New-York Historical Society's Bill Shannon Dictionary of New York Sports

Category Archives: S

Sandy Saddler


Sandy Saddler (Boxing.  Born, Boston, MA, June 23, 1926; died, Bronx, NY, Sept. 18, 2001.)  Born Joseph Saddler in Boston, where he also began his pro ring career, Sandy Saddler was a boxing dynamo who fought 162 times in a career stretching from 1944-56 and entered the ring no less than 56 times in the New York metropolitan area.  Many of the major fights for which he is best remembered were in New York, where he fought 30 times, including four terrific fights with Willie Pep, which rank among the classics of the ring.  Two were held in Madison Square Garden with one each in Yankee Stadium and the Polo Grounds.  Saddler also fought 13 times in Brooklyn, seven times in Newark, three times in Jersey City and once each at the Jamaica Arena, in Union City and Orange, N.J.  He won the featherweight title twice in his battles with Pep, first on Oct. 29, 1948, in the Garden with a four-round knockout and again at Yankee Stadium on Sept. 8, 1950, when he knocked out Pep in eight rounds.  In between, he lost a 15-round decision to Pep at the Garden (and the title with it) on Feb. 11, 1949. The fourth matchup between these two battlers was at the Polo Grounds on Sept. 26, 1951, when Saddler won on a 10-round technical knockout.  He fought several other main events in the Garden, including a spectacular 15-round victory over Teddy Davis on Feb. 25, 1955, in a successful defense of his title.  The featherweight champ finally retired with a record of 144-16-2, with 103 KOs.

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Nick Sakiewicz


Nick Sakiewicz (Soccer.  Born, Passaic, NJ, Jan. 14, 1961.)  Rarely in pro sports has a team experienced the dramatic turnaround that the MetroStars effected following the appointment of Nick Sakiewicz as general manager Jan. 13, 2000. Having the worst record in the four-year history of Major League Soccer in 1999 (7-25), the team went 17-12-3 in 2000, making the semifinal round of the playoffs and the U.S. Cup after winning the East Division title. Sakiewicz was able to give new coach Octavio Zambrano increased firepower (particularly with the acquisition of Clint Mathis (q.v.)) and also juggled goalies successfully at the end of the season when regular Mike Ammonn was injured. Sakiewicz was himself a goalie at the University of New Haven (Conn.) and spent some time as a goalie coach. He was also in private business and the M.L.S. office before being named president and general manager of the Tampa Bay Mutiny in 1997. Sakiewicz was the league’s “Executive of the Year” in 1999 before returning to his native New Jersey to join the MetroStars.  In 2005, he was succeeded as general manager by Alexei Lalas.  He later became C.E.O. of the Philadelphia Union, which played its first M.L.S. season in 2010.

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Johnny Sample


Johnny Sample (Pro football.  Born, Philadelphia, PA, June 15, 1937; died, Philadelphia, PA, Apr. 25, 2005.)  A flashy defensive back who played the last three years of his career (1966-68) with the Jets, John Sample had a key interception in the Jets’ Super Bowl III upset.  Sample thought about retirement before the 1968 season but starred in the secondary with seven interceptions and played his final game in the Super Bowl.  His career began in Baltimore in 1958, where he played on two N.F.L. championship teams (1958, 1959) under Weeb Ewbank (q.v.), his future Jets coach.  Sample was also with Pittsburgh (1961-62) and Washington (1963-65).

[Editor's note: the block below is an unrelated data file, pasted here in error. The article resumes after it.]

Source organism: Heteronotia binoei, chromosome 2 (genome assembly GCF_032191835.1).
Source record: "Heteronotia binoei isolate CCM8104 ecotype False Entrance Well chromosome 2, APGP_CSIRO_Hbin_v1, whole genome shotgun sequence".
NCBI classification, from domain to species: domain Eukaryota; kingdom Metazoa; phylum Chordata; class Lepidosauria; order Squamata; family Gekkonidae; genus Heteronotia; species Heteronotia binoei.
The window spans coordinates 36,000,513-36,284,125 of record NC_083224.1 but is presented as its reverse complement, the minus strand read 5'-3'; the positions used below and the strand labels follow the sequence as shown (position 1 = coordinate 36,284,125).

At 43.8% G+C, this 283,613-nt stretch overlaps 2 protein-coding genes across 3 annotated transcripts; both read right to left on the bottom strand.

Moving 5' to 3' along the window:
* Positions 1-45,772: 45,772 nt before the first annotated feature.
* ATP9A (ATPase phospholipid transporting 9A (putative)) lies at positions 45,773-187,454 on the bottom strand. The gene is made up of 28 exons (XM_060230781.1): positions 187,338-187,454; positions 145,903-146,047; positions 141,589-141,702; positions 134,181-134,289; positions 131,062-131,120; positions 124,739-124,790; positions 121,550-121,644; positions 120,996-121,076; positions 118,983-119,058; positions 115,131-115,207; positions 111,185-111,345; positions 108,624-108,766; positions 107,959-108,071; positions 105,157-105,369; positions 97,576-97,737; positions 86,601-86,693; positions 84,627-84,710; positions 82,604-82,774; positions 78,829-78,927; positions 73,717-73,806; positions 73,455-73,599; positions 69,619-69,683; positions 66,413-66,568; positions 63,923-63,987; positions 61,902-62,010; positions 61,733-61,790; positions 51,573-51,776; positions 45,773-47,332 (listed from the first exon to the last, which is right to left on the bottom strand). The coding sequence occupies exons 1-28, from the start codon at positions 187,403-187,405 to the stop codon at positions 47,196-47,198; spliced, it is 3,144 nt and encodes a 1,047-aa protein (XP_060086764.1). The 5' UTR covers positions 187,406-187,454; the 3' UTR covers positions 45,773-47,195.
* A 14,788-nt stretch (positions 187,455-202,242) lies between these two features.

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Earl Sande


Earl Sande (Horse racing.  Born, Groton, SD, Nov. 13, 1898; died, Jacksonville, OR, Aug. 19, 1968.)  During the 1920s, the so-called “Golden Age of American Sports,” each major sport had its leading hero.  Babe Ruth (baseball), Jack Dempsey (boxing), Bill Tilden (tennis), Bobby Jones (golf), and Red Grange (football) were among the most famous.  But none was better known than thoroughbred racing’s Earl Sande, the smallest of the greats of that era.  Earl H. Sande was the jockey with the biggest name, a name known amongst Americans who knew little else about racing.  He became a particular favorite among New Yorkers by winning the Belmont Stakes four times from 1921-1927.  Sande then capped off his career with rides that helped the great Gallant Fox to the Triple Crown in 1930, marking only the second time in racing history that feat had been accomplished.  (Sir Barton won the Triple Crown in 1919.)  Earlier, Sande had ridden Grey Lag (1921), Zev (1923), Mad Play (1924), and Chance Shot (1927) to victory in the Belmont.  During his active career, Sande rode 967 winners and won over $3 million in purses, enormous figures for that time in the history of racing.  He also rode two Kentucky Derby winners besides Gallant Fox.  After his retirement from riding, Sande turned to training horses and was again successful, although perhaps not as much as he was riding.  In 1938, he was the nation’s leading trainer, training 15 stakes winners who earned $226,445.

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Satch Sanders


Satch Sanders (College basketball.  Born, New York, NY, Nov. 8, 1938.)  After sublimating his game to Cal Ramsey for two years, Thomas Sanders emerged as a senior and led the N.Y.U. Violets to the 1960 Final Four in San Francisco.  In 1959-60, Sanders’ 577 points eclipsed Ramsey’s one-year record, as did his 411 rebounds in 27 games.  Sanders also captained the Violets, whose 22-5 record matched the school best for wins (22-4 in 1947-48).  At the time, his career three-year totals for points (1,191) and rebounds (923) in 71 games were second-highest (to Ramsey) in N.Y.U. history.  Sanders’ career field goal shooting (51.6%) is still a school record.  From 1960-73, Sanders had a solid career with Boston, playing on eight N.B.A. champions.

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Harold Sanderson